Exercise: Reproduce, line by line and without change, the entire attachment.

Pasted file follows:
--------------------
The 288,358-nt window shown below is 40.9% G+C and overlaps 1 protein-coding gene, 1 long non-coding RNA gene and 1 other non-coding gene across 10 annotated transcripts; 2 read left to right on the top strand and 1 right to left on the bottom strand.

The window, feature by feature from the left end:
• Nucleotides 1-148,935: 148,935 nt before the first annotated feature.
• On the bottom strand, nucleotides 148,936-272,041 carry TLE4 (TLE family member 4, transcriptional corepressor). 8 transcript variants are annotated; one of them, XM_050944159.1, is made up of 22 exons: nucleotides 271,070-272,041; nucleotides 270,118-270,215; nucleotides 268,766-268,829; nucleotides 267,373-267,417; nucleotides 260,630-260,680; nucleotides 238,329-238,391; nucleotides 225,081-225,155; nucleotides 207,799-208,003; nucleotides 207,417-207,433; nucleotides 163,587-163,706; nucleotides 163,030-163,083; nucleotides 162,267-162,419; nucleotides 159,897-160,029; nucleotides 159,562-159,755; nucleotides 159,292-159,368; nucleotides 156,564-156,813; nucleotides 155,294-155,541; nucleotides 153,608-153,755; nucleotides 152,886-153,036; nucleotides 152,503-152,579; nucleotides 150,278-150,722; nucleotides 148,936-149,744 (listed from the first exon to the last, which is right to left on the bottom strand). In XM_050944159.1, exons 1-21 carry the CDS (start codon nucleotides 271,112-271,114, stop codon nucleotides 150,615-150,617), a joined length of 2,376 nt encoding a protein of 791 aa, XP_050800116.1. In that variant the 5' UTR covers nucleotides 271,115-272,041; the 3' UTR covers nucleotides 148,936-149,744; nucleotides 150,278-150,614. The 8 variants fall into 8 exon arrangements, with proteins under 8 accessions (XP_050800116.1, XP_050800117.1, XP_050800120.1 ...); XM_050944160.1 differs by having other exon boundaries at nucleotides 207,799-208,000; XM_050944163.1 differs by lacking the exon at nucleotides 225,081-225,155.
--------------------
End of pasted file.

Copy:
The 288,358-nt window shown below is 40.9% G+C and overlaps 1 protein-coding gene, 1 long non-coding RNA gene and 1 other non-coding gene across 10 annotated transcripts; 2 read left to right on the top strand and 1 right to left on the bottom strand.

The window, feature by feature from the left end:
• Nucleotides 1-148,935: 148,935 nt before the first annotated feature.
• On the bottom strand, nucleotides 148,936-272,041 carry TLE4 (TLE family member 4, transcriptional corepressor). 8 transcript variants are annotated; one of them, XM_050944159.1, is made up of 22 exons: nucleotides 271,070-272,041; nucleotides 270,118-270,215; nucleotides 268,766-268,829; nucleotides 267,373-267,417; nucleotides 260,630-260,680; nucleotides 238,329-238,391; nucleotides 225,081-225,155; nucleotides 207,799-208,003; nucleotides 207,417-207,433; nucleotides 163,587-163,706; nucleotides 163,030-163,083; nucleotides 162,267-162,419; nucleotides 159,897-160,029; nucleotides 159,562-159,755; nucleotides 159,292-159,368; nucleotides 156,564-156,813; nucleotides 155,294-155,541; nucleotides 153,608-153,755; nucleotides 152,886-153,036; nucleotides 152,503-152,579; nucleotides 150,278-150,722; nucleotides 148,936-149,744 (listed from the first exon to the last, which is right to left on the bottom strand). In XM_050944159.1, exons 1-21 carry the CDS (start codon nucleotides 271,112-271,114, stop codon nucleotides 150,615-150,617), a joined length of 2,376 nt encoding a protein of 791 aa, XP_050800116.1. In that variant the 5' UTR covers nucleotides 271,115-272,041; the 3' UTR covers nucleotides 148,936-149,744; nucleotides 150,278-150,614. The 8 variants fall into 8 exon arrangements, with proteins under 8 accessions (XP_050800116.1, XP_050800117.1, XP_050800120.1 ...); XM_050944160.1 differs by having other exon boundaries at nucleotides 207,799-208,000; XM_050944163.1 differs by lacking the exon at nucleotides 225,081-225,155.